Connection Between Decline in Teen Birth Rate and Rise in High School Graduation Rate?

Image Credit: DC Campaign to Prevent Teen Pregnancy

Shortly after U.S. Department of Education Secretary Arne Duncan announced in January of this year that the U.S. high school graduation rate had reached 80 percent (for the school year 2010-2011)—the highest in American history—a piece appeared in U.S. News & World Report applauding our national success.  This progress reflects a steady increase in graduation rates (75.5% for 2008-2009 and 78.2% for 2009-2010).  However, the underlying message in this article is that there are still too many students who drop out and educators must focus their efforts on students who show early signs of dropping out. 

While this call to action isn’t so unusual, what caught my attention was the suggestion that “prevention….and community support are the keys to ensure that all students graduate.”  Although dropout prevention in this context was more about students at risk for chronic absenteeism and students in need of academic support and alternative programs, teen pregnancy is also a risk factor that can derail a student’s chances of graduating high school on time. 

Consider this: There is a close association between teen childbearing and educational attainment: 30 percent of teen girls who have dropped out of high school cite pregnancy or parenthood as a reason; only 38 percent of teen girls who have a child before age 18 get a high school diploma by age 22.  To take it a step further, less than two percent of young teen mothers attain a college degree by age 30.  If we consider the intentions of teens themselves, nearly all teens (97% of girls and 94% of boys) believe it is important for them to avoid getting pregnant/ getting someone pregnant at this time in their lives.  Simply put, students don’t want to get pregnant or cause a pregnancy.  Educators want to reduce the dropout rate even further and help students graduate high school with their peers.  As the article states, “if students feel like their teachers and community care about them, they are more likely to graduate.”  

According to an education consultant for the Iowa Department of Education who deals with dropout prevention, the simplest strategies are often the most effective.  So what would happen to these students if their teachers, school leaders and districts made teen pregnancy a priority in dropout prevention strategies?  What would happen if educators and those who focus on teen pregnancy prevention came together at the federal, state, and local levels in a coordinated effort?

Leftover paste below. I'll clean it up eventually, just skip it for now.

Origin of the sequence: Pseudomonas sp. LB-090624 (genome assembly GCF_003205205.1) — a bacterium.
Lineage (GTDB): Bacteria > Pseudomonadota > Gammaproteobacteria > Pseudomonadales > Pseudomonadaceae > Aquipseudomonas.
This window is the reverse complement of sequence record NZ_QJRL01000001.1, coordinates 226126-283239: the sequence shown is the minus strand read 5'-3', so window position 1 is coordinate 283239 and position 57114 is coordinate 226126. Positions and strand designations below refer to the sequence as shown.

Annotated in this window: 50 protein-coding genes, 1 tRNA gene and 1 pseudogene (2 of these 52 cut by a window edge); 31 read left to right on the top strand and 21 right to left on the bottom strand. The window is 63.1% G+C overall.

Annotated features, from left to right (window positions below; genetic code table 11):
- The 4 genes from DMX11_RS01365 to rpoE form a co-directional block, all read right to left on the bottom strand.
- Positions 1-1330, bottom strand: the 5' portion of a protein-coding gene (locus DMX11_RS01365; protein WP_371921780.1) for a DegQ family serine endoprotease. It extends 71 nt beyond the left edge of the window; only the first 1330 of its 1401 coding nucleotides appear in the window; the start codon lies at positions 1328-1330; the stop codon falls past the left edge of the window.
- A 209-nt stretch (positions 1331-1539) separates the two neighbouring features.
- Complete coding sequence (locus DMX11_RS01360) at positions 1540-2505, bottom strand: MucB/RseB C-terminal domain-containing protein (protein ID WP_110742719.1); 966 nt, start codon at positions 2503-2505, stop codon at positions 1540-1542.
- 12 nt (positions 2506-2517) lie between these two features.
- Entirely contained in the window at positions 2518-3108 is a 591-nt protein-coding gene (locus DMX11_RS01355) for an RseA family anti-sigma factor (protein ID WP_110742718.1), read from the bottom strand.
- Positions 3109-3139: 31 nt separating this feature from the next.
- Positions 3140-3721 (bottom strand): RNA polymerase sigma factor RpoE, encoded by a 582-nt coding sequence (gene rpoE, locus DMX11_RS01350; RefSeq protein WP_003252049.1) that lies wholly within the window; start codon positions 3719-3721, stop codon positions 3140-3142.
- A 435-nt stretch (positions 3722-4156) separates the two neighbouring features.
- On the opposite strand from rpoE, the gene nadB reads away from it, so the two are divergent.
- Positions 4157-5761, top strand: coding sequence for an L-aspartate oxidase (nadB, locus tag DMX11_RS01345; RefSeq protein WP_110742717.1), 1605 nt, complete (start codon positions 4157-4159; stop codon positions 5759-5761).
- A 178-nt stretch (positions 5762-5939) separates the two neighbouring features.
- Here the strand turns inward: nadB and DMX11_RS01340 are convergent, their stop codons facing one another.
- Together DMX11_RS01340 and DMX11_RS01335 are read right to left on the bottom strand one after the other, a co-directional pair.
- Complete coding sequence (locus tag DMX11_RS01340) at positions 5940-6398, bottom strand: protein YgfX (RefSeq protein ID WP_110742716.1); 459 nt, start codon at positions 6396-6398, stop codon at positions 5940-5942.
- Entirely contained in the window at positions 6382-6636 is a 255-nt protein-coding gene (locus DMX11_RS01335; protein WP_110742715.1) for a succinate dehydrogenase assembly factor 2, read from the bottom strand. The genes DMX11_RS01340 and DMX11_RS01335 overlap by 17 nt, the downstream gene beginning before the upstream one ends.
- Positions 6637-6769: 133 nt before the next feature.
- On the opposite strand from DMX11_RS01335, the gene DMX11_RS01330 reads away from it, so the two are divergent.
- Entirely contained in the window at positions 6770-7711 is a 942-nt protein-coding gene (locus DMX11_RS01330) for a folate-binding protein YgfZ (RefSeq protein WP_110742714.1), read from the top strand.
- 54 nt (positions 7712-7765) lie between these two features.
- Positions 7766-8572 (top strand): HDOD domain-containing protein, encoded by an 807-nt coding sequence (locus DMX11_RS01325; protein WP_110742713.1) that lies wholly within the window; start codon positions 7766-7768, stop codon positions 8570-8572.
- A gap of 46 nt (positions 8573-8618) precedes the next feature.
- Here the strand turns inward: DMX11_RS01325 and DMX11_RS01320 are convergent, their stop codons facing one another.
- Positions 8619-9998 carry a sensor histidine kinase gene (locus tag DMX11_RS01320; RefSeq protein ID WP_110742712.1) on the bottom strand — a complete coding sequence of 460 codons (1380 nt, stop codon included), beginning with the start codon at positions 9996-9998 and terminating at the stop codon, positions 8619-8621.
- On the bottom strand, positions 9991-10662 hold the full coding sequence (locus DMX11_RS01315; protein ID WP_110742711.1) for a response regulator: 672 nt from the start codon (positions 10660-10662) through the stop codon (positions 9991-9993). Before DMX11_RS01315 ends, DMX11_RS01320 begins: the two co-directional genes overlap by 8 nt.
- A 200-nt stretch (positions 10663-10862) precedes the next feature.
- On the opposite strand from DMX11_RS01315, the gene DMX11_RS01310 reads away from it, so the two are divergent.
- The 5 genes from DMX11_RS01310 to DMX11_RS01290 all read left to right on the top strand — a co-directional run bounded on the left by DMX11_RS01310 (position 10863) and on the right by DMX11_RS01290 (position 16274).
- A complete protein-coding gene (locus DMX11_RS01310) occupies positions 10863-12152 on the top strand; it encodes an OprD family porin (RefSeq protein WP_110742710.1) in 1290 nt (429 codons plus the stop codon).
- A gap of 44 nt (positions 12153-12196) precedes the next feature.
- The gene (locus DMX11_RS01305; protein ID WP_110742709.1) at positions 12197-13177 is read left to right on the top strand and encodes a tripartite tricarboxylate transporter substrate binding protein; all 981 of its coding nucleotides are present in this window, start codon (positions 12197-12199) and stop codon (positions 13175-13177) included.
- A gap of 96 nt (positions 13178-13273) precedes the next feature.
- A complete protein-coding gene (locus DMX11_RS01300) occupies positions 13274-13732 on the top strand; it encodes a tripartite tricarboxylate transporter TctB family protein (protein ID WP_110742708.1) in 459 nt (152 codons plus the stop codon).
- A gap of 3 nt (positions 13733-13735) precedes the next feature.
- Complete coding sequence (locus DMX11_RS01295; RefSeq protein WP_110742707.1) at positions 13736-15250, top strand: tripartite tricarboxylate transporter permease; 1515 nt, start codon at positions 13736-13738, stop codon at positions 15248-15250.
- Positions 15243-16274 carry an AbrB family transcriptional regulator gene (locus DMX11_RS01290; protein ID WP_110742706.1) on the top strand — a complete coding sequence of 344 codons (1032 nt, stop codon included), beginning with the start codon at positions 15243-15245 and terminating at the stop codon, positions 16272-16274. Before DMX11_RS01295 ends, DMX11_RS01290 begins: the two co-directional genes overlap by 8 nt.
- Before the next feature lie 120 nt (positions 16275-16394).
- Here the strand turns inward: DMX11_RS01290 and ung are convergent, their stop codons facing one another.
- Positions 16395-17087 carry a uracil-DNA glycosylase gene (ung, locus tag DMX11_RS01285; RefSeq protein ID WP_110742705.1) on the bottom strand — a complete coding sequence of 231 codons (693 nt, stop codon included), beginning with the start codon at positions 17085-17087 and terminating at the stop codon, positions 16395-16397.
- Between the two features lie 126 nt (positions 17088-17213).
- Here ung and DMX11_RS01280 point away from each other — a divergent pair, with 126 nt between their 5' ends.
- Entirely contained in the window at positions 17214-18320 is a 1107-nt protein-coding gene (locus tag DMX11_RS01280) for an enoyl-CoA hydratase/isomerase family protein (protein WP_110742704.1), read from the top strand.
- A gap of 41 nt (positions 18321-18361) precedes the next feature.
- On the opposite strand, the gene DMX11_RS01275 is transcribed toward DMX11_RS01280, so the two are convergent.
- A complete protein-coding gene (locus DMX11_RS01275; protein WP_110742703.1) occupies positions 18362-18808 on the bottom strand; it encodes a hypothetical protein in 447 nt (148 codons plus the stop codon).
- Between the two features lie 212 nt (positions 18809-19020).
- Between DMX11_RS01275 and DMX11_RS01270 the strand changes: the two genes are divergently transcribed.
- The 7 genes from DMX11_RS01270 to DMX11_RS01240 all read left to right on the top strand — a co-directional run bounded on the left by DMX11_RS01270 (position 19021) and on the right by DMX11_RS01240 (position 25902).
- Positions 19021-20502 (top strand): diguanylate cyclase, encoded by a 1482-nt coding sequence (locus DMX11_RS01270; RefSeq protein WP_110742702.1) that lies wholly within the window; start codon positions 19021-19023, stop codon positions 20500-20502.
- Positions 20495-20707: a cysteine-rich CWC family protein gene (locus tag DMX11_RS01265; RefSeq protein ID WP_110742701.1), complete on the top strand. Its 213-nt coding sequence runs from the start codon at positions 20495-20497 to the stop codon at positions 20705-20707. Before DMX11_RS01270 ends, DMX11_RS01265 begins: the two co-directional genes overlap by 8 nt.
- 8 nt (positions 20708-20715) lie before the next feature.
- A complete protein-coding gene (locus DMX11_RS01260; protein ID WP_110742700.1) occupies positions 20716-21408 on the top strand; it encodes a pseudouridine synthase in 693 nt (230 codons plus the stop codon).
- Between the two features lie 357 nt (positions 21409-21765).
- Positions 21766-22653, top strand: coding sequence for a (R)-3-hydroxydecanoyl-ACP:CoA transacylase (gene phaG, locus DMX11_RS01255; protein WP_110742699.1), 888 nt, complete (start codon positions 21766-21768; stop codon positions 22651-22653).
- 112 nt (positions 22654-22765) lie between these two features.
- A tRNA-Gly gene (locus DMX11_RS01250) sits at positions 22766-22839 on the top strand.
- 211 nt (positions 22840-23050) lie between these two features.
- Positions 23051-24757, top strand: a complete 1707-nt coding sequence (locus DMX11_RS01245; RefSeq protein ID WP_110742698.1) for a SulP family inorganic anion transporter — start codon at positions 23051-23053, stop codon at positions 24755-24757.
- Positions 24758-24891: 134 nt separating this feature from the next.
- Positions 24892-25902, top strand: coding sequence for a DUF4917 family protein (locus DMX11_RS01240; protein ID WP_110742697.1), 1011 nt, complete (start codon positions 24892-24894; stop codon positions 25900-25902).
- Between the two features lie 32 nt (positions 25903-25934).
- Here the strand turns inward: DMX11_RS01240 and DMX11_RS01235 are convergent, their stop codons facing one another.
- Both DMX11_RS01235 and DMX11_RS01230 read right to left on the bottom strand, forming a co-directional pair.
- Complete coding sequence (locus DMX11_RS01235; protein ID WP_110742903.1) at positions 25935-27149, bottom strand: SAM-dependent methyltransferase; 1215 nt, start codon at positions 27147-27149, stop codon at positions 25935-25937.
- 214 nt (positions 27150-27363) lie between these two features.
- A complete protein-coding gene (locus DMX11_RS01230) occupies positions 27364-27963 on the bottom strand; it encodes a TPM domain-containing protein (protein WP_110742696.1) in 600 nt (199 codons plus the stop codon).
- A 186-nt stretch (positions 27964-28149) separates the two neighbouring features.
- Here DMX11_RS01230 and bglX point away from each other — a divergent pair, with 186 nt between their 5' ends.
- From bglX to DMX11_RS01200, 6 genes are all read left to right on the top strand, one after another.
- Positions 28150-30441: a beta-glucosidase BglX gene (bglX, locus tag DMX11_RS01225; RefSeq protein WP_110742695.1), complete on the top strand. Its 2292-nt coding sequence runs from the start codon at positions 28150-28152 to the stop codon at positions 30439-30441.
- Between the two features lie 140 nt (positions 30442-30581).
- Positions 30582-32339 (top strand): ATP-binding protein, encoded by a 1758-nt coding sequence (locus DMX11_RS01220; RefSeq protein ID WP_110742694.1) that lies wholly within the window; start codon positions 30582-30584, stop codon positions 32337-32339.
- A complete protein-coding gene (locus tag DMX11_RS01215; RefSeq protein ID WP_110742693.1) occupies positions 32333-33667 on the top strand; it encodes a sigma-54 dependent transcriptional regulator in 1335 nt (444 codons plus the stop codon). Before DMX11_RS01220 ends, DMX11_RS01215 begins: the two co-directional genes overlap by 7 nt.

With that backdrop, here is something to think about: The declines in the teen birth rate occurred at the same time the U.S. high school graduation rates increased.  The U.S. teen birth rate has fallen by 52 percent since its high-water mark in 1991.  Progress has been wide and deep, with gains in all 50 states and among all racial/ethnic groups.  Declines have been particularly steep in recent years with a decrease of 6 percent between 2011 and 2012, 8 percent in the previous year, and by nearly one-third (29%) since 2007.  Could there be a connection between the decline in the teen birth rate and the increase in the graduation rate?  Could this be an indication that if we reduce teen pregnancy, we can reduce high school dropout?   What would the graduation rate be if the teen birth rate had not declined?  Put another way, how much did the decline in the teen birth rate contribute to the increase in the graduation rate?

President Obama set a goal of a 90 percent high school graduation rate by 2020.  To be sure, being able to say that four out of five students graduate within four years of entering high school is huge progress.  However, would we be able to shore up our chances of reaching that 90 percent (or higher) mark if educators and those who address teen pregnancy prevention—particularly those in school districts with graduation rates below the national average—collaborated in the development of strategies to help students before they drop out?  With the future of our children and the prospects for our country at stake, is there any reason not to?

Join the Conversation | 3 Comment(s)

5 + 0 =
Solve this simple math problem and enter the result. E.g. for 1+3, enter 4.

3 Comment(s)

I really found this article helpful and I plan to use (and cite) it in my master's thesis project. Thanks for your hard work!

The statistics I see for graduation rates after teen childbearing range from the 38% you cited to 50%, as in this CDC article: . Do you know why they are inconsistent? Thanks!

Thank you for your question. Both data points come from the same source of information, but refer to teens who became mothers at different ages. The data point in our blog, “only 38 percent of teen girls who have a child before age 18 get a high school diploma by age 22” refers to teens who became mothers before age 18. The statistic you highlight from CDC’s website refers to the percentage (51%) of all teen mothers—including those who became mothers when they were 18 or 19—who get a high school diploma by age 22 as compared with 89 percent of women who didn’t have a teen birth.

For more information about the connection between teen childbearing and educational attainment, please visit:

A group of teenagers smiling and laughing

It's true. We need to know how to make The National Campaign even better.

Please take a quick survey to share your thoughts on what you like and what we can do to improve.